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Saban: Current state of college football not 'sustainable'
In this Jan. 10 file photo, Alabama coach Nick Saban watches warmups before the CFP title game against Georgia in Indianapolis. (Associated Press)
TUSCALOOSA, Ala. — Nick Saban's willingness to adapt and often be a catalyst for change in college football, both on the field and off, has propelled Alabama to six national championships in 13 seasons.
The 70-year-old coach is confident his program will continue to thrive during this new era of college athletics, with players having more opportunities to earn money than ever before and more power to determine where they play.
But the current state of college football has Saban concerned.
"I don't think what we're doing right now is a sustainable model," Saban told The Associated Press in a recent interview.
That's a common theme among coaches these days, with Clemson's Dabo Swinney and Southern California's Lincoln Riley among the most prominent who have echoed Saban's sentiments. The combination of empowered athletes and easily accessible paydays is changing the way coaches go about their business.
The uncertainty comes with the NCAA in a weakened state following last year's Supreme Court loss and in the midst of a dramatic restructuring. Schools and the NCAA itself would prefer federal legislation to regulate how athletes are compensated for their names, images and likenesses, but when that might come and in what form is unknown.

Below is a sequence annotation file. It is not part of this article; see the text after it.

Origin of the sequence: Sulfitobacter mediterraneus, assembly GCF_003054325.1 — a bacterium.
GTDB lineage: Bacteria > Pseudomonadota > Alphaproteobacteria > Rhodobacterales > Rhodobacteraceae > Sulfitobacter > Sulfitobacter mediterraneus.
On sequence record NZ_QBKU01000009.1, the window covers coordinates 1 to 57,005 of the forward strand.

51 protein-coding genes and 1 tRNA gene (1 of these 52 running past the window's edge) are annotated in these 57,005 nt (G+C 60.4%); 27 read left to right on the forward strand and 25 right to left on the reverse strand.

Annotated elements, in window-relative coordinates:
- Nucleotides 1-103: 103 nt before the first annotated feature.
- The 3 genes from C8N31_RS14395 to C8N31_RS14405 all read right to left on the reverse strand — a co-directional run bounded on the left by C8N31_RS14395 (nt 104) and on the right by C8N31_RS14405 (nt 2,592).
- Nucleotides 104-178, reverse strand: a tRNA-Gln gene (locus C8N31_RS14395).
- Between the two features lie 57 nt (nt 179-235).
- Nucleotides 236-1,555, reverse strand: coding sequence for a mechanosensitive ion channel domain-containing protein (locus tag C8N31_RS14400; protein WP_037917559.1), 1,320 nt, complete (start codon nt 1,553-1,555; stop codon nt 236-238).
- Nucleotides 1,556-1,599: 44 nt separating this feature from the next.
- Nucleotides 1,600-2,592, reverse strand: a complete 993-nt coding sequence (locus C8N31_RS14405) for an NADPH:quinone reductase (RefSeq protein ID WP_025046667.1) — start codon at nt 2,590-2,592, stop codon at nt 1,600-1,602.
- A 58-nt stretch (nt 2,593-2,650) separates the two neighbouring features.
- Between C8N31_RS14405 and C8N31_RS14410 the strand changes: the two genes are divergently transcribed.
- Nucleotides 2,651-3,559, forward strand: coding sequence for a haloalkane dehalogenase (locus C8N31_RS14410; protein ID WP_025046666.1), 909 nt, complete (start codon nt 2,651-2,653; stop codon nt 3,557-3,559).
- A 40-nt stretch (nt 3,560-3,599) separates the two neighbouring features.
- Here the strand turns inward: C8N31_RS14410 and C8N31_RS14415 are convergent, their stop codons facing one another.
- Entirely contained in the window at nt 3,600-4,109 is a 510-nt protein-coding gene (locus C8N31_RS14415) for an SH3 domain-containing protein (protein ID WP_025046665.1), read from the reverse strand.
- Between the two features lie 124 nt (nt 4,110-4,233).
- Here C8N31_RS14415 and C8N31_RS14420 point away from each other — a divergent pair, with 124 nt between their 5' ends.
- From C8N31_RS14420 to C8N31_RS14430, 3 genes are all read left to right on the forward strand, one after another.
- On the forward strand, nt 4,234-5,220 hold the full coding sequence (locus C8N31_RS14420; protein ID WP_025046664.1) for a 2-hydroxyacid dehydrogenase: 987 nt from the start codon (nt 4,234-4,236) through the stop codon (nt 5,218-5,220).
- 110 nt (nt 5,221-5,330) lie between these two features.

That has led to concerns about vast sums of money flowing in and around college athletics, including brazen entities called collectives put together by well-heeled donors whose donations have traditionally funded everything from lavish facilities to multimillion-dollar buyouts of fired coaches around Power Five conferences.
"The concept of name, image and likeness was for players to be able to use their name, image and likeness to create opportunities for themselves. That's what it was," Saban said. "So last year on our team, our guys probably made as much or more than anybody in the country."
Paying a player to attend a particular school is still a violation of NCAA rules, but NIL deals have quickly become intertwined with recruiting — both high school prospects and the growing number of college transfers.
"But that creates a situation where you can basically buy players," Saban said. "You can do it in recruiting. I mean, if that's what we want college football to be, I don't know. And you can also get players to get in the transfer portal to see if they can get more someplace else than they can get at your place."
Riley told reporters last week NIL has "completely changed" recruiting.
"I think that anybody that cares about college football is not real pleased with that because that wasn't the intention," said Riley, who is in his first season at Southern California after five years at Oklahoma. "And I'm sure, at some point, there is going to be a market correction if you will, with recruiting."
What exactly is going on with recruiting and NIL is hard to know for sure because it is mostly happening outside the purview of schools and the NCAA between parties with no obligation to publicly disclose deals.